For more information contact Sinead Stinson at 604 700 8843 Ext 207, or at email@example.com.
Project 529: GM's bike stolen ... and recovered!
Staff at the Community Policing Office
By Stephanie Williams, BEST GM
reintroduce our GM to her beloved bicycle
Like any true sustainable transportation advocate, I of course have more than one bike. One which I ride regularly and one for friends visiting. Having partnered with Project 529 last year for Operation Rudy at Granville Island, I of course had my regular bike registered, but not my other one. So when my out-of-town friend and I rode down to Granville Island in the summer, we made sure to get it registered at the Valet.
About 6 months later, that bike was stolen from my back shed. I immediately opened the Garage 529 App to create an alert and report the bike missing. The app prompted a few questions about where and when it was taken, sent out an alert to the community, and flagged it in the system. I then received an email instructing me to call the non-emergency police line with the case number provided and file an official police report. It also provided tips on searching online for the stolen bike and what to do if I thought I had found it.
The next day the police showed up to inspect the scene of the crime, and pick up another bike which I had found in the alley. It turned out that that one was also registered with 529, and had been stolen from Richmond!
Unfortunately, online searches for my bike were coming up empty. However, a few weeks later I received another email, informing me my bike had been found and could be picked up at my local community policing centre. I headed down and reclaimed my bike! Great work Project 529- two more bikes recovered!
We look forward to working with the VPD and Project 529 again this year to fight bike theft!
TransLink Fare Review underway
(Photo credit: TransLink)
With the introduction of the Compass card TransLink has had an opportunity to look at how the transportation system is priced – with an eye to making changes. In Phase One of the Transit Fare Review TransLink asked people how they feel about the current fare system and what they want to see in the future. Amongst the 30,000 participants there was a strong agreement to take a fresh look at how fares are determined.
So, in Phase Two of the Review, which concluded in February, TransLink asked which options people prefer under the three core components of the fare structure: distance travelled, time of travel, and service type. Phase Three, to be completed in mid-2017, will develop the most promising options into “packages,” and in 2018 a final recommendation will be presented.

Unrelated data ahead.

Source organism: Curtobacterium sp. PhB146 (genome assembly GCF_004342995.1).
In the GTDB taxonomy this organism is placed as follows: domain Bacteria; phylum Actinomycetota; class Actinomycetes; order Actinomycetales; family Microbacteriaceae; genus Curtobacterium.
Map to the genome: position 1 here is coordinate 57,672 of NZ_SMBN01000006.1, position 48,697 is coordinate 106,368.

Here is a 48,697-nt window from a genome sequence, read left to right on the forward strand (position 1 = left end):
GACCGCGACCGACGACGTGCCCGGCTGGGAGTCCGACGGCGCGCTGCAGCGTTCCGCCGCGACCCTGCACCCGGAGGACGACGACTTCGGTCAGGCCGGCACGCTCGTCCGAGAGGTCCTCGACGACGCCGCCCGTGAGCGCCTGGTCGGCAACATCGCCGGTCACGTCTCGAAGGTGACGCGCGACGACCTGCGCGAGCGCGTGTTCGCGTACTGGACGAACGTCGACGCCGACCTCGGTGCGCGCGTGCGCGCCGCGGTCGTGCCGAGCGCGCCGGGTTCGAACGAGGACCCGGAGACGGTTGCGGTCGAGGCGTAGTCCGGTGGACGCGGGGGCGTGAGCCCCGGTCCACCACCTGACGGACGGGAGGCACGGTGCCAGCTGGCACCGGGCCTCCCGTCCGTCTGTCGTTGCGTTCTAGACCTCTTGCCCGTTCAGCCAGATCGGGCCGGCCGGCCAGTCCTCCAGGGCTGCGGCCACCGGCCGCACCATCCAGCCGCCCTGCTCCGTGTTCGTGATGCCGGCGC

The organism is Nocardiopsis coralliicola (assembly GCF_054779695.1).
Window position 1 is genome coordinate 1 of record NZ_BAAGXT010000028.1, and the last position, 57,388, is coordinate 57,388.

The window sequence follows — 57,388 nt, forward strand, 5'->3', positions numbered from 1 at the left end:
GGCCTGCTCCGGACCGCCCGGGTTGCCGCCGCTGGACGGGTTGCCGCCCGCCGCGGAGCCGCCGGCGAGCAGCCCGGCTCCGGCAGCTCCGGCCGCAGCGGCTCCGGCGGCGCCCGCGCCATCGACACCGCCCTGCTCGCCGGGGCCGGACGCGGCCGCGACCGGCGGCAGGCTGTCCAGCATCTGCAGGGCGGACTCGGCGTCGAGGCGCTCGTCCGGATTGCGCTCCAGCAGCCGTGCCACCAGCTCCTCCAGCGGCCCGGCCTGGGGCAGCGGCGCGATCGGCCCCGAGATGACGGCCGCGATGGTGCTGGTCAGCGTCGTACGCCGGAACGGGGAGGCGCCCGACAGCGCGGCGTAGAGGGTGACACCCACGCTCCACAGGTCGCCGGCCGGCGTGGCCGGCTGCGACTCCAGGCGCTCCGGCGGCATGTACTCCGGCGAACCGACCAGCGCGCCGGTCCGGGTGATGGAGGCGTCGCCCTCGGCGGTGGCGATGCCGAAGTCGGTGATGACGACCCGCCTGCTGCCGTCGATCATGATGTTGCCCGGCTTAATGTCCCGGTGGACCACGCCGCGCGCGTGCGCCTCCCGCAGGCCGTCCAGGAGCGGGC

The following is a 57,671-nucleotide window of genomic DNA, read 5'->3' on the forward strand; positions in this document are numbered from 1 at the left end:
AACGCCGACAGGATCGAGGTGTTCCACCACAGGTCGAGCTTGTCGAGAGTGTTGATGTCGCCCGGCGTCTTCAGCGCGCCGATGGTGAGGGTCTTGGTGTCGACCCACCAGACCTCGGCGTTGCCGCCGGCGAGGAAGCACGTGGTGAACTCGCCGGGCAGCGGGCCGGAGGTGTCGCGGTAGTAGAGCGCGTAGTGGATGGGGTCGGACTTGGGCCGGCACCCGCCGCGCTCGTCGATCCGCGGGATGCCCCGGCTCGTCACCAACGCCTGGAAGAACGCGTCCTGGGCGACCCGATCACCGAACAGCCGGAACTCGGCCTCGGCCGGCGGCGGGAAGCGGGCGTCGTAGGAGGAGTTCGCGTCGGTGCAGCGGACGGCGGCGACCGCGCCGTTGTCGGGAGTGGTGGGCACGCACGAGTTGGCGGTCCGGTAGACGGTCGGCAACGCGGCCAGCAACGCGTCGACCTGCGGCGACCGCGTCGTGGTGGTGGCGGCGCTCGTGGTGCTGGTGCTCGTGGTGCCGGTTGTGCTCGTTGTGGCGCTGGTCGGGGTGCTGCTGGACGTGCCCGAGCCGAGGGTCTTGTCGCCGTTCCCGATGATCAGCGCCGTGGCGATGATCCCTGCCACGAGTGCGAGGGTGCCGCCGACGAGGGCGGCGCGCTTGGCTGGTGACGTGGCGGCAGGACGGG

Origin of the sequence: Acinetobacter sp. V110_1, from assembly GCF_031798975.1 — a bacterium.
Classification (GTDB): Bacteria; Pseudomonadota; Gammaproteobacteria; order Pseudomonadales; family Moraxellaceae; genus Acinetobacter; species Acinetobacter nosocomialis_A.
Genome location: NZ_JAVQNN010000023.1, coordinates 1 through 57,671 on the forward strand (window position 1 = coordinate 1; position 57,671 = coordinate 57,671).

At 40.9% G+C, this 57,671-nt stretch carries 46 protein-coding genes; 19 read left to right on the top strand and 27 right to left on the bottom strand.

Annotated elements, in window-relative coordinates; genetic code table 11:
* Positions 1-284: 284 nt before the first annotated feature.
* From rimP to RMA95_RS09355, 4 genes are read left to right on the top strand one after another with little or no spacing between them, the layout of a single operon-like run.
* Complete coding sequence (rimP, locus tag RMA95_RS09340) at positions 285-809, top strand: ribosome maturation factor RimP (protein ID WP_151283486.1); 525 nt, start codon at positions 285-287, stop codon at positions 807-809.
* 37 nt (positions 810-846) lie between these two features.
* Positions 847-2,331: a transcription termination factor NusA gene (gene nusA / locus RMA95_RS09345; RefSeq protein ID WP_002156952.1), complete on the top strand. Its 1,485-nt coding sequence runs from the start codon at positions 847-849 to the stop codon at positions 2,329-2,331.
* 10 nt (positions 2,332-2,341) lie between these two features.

For more information on the Transit Fare Review and to receive updates, visit the TransLink website.
HandyDART survey results released
(Photo credit: Vancouver Sun)
The Office of BC’s Seniors Advocate has released the results of a province-wide survey of almost 7,500 HandyDART users. The “Moving in the Right Direction” survey report highlights that while 91% of users are satisfied with the service when they receive it, almost 1/3 of respondents say it is not meeting, or only moderately meeting, their transportation needs.
“Obviously there’s good news here,” said Seniors Advocate Isobel Mackenzie. “People are telling us that across many aspects of this service, things are positive, however we are still concerned that there are a significant number of seniors whose transportation needs are not being met.” Mackenzie noted that ride availability, wait times for rides, and the booking experience including the time required to book rides in advance are areas where riders feel improvements are most needed.
“The cost of the service is another area that we need to look closely at,” said Mackenzie. “While 83% of respondents told us cost is not an issue, we have to remember that some of our lowest income seniors rely heavily on this service and they clearly are telling us if it cost less, they would use it more.” Currently 53% of users have an income of less than $20,000 while 15% have incomes less than $10,000 per year.
HandyDART is a door-to-door service provided by TransLink, BC Transit, and their service providers for passengers with physical or cognitive disabilities who are unable to use conventional public transit without assistance. The majority of users, approximately 78%, are 65 or older. Last year 2.37 million rides were provided, with 51% of these in the Lower Mainland.
The full HandyDART survey report can be viewed here.